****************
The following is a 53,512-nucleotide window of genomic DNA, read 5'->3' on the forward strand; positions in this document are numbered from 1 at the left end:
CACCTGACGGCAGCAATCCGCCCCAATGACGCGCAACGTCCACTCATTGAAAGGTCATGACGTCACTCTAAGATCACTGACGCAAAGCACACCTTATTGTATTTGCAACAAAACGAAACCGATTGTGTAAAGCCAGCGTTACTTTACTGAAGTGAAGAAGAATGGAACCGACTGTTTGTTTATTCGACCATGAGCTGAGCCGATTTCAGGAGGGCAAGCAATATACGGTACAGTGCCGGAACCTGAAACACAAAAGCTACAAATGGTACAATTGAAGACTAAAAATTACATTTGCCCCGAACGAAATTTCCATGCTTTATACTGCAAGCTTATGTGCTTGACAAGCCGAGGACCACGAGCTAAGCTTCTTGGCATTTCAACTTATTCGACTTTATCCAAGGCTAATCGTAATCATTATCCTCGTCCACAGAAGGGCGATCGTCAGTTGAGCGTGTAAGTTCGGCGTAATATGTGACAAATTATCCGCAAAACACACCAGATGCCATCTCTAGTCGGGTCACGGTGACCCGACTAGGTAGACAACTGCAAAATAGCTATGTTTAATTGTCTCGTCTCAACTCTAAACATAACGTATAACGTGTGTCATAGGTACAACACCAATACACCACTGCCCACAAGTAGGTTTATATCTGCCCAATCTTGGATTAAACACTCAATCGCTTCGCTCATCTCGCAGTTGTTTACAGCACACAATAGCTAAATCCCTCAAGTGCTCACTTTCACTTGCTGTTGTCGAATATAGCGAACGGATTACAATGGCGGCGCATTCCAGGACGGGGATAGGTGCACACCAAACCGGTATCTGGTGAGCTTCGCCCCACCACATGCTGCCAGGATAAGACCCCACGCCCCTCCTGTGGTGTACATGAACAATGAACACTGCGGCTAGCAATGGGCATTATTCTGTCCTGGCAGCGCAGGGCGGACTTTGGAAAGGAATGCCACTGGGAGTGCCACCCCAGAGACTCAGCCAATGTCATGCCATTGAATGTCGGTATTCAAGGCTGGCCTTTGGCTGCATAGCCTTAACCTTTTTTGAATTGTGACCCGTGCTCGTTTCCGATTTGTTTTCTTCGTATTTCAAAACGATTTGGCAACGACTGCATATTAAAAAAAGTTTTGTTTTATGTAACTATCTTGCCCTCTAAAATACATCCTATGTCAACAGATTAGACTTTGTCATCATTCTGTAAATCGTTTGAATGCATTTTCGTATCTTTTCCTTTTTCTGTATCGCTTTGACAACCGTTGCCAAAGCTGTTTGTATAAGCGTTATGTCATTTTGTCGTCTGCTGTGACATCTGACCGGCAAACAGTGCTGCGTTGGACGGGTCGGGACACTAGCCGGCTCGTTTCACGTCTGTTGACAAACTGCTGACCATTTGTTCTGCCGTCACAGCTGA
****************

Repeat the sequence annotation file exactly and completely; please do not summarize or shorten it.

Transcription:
The following is a 53,512-nucleotide window of genomic DNA, read 5'->3' on the forward strand; positions in this document are numbered from 1 at the left end:
CACCTGACGGCAGCAATCCGCCCCAATGACGCGCAACGTCCACTCATTGAAAGGTCATGACGTCACTCTAAGATCACTGACGCAAAGCACACCTTATTGTATTTGCAACAAAACGAAACCGATTGTGTAAAGCCAGCGTTACTTTACTGAAGTGAAGAAGAATGGAACCGACTGTTTGTTTATTCGACCATGAGCTGAGCCGATTTCAGGAGGGCAAGCAATATACGGTACAGTGCCGGAACCTGAAACACAAAAGCTACAAATGGTACAATTGAAGACTAAAAATTACATTTGCCCCGAACGAAATTTCCATGCTTTATACTGCAAGCTTATGTGCTTGACAAGCCGAGGACCACGAGCTAAGCTTCTTGGCATTTCAACTTATTCGACTTTATCCAAGGCTAATCGTAATCATTATCCTCGTCCACAGAAGGGCGATCGTCAGTTGAGCGTGTAAGTTCGGCGTAATATGTGACAAATTATCCGCAAAACACACCAGATGCCATCTCTAGTCGGGTCACGGTGACCCGACTAGGTAGACAACTGCAAAATAGCTATGTTTAATTGTCTCGTCTCAACTCTAAACATAACGTATAACGTGTGTCATAGGTACAACACCAATACACCACTGCCCACAAGTAGGTTTATATCTGCCCAATCTTGGATTAAACACTCAATCGCTTCGCTCATCTCGCAGTTGTTTACAGCACACAATAGCTAAATCCCTCAAGTGCTCACTTTCACTTGCTGTTGTCGAATATAGCGAACGGATTACAATGGCGGCGCATTCCAGGACGGGGATAGGTGCACACCAAACCGGTATCTGGTGAGCTTCGCCCCACCACATGCTGCCAGGATAAGACCCCACGCCCCTCCTGTGGTGTACATGAACAATGAACACTGCGGCTAGCAATGGGCATTATTCTGTCCTGGCAGCGCAGGGCGGACTTTGGAAAGGAATGCCACTGGGAGTGCCACCCCAGAGACTCAGCCAATGTCATGCCATTGAATGTCGGTATTCAAGGCTGGCCTTTGGCTGCATAGCCTTAACCTTTTTTGAATTGTGACCCGTGCTCGTTTCCGATTTGTTTTCTTCGTATTTCAAAACGATTTGGCAACGACTGCATATTAAAAAAAGTTTTGTTTTATGTAACTATCTTGCCCTCTAAAATACATCCTATGTCAACAGATTAGACTTTGTCATCATTCTGTAAATCGTTTGAATGCATTTTCGTATCTTTTCCTTTTTCTGTATCGCTTTGACAACCGTTGCCAAAGCTGTTTGTATAAGCGTTATGTCATTTTGTCGTCTGCTGTGACATCTGACCGGCAAACAGTGCTGCGTTGGACGGGTCGGGACACTAGCCGGCTCGTTTCACGTCTGTTGACAAACTGCTGACCATTTGTTCTGCCGTCACAGCTGA